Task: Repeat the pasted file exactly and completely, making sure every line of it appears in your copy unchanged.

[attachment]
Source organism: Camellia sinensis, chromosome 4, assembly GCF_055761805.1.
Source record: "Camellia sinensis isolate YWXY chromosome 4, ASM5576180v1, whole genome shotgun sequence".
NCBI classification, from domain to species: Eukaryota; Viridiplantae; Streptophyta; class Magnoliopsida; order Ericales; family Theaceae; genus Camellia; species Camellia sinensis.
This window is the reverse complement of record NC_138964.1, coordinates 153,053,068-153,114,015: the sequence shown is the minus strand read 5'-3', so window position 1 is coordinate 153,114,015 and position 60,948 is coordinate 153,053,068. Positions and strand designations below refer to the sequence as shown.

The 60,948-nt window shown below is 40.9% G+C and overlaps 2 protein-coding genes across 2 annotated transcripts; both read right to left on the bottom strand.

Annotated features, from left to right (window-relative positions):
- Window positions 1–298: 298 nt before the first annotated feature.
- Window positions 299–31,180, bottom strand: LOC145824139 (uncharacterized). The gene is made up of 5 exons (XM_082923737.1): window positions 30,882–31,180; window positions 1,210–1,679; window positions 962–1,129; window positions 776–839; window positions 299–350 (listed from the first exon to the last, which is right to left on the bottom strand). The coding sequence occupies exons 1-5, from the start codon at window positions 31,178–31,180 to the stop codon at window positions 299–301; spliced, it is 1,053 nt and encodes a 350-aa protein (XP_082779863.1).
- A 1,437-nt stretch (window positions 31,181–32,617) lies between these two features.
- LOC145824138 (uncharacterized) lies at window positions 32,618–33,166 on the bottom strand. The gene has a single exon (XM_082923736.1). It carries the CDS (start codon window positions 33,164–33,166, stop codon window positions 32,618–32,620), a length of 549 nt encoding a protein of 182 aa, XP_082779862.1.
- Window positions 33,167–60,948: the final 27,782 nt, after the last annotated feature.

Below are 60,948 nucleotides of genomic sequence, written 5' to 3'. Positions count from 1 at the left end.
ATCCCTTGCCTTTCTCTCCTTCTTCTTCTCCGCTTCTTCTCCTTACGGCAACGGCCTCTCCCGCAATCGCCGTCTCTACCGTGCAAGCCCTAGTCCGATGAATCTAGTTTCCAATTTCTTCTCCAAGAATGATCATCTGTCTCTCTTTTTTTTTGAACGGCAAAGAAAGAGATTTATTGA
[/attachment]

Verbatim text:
Source organism: Camellia sinensis, chromosome 4, assembly GCF_055761805.1.
Source record: "Camellia sinensis isolate YWXY chromosome 4, ASM5576180v1, whole genome shotgun sequence".
NCBI classification, from domain to species: Eukaryota; Viridiplantae; Streptophyta; class Magnoliopsida; order Ericales; family Theaceae; genus Camellia; species Camellia sinensis.
This window is the reverse complement of record NC_138964.1, coordinates 153,053,068-153,114,015: the sequence shown is the minus strand read 5'-3', so window position 1 is coordinate 153,114,015 and position 60,948 is coordinate 153,053,068. Positions and strand designations below refer to the sequence as shown.

The 60,948-nt window shown below is 40.9% G+C and overlaps 2 protein-coding genes across 2 annotated transcripts; both read right to left on the bottom strand.

Annotated features, from left to right (window-relative positions):
- Window positions 1–298: 298 nt before the first annotated feature.
- Window positions 299–31,180, bottom strand: LOC145824139 (uncharacterized). The gene is made up of 5 exons (XM_082923737.1): window positions 30,882–31,180; window positions 1,210–1,679; window positions 962–1,129; window positions 776–839; window positions 299–350 (listed from the first exon to the last, which is right to left on the bottom strand). The coding sequence occupies exons 1-5, from the start codon at window positions 31,178–31,180 to the stop codon at window positions 299–301; spliced, it is 1,053 nt and encodes a 350-aa protein (XP_082779863.1).
- A 1,437-nt stretch (window positions 31,181–32,617) lies between these two features.
- LOC145824138 (uncharacterized) lies at window positions 32,618–33,166 on the bottom strand. The gene has a single exon (XM_082923736.1). It carries the CDS (start codon window positions 33,164–33,166, stop codon window positions 32,618–32,620), a length of 549 nt encoding a protein of 182 aa, XP_082779862.1.
- Window positions 33,167–60,948: the final 27,782 nt, after the last annotated feature.

Below are 60,948 nucleotides of genomic sequence, written 5' to 3'. Positions count from 1 at the left end.
ATCCCTTGCCTTTCTCTCCTTCTTCTTCTCCGCTTCTTCTCCTTACGGCAACGGCCTCTCCCGCAATCGCCGTCTCTACCGTGCAAGCCCTAGTCCGATGAATCTAGTTTCCAATTTCTTCTCCAAGAATGATCATCTGTCTCTCTTTTTTTTTGAACGGCAAAGAAAGAGATTTATTGA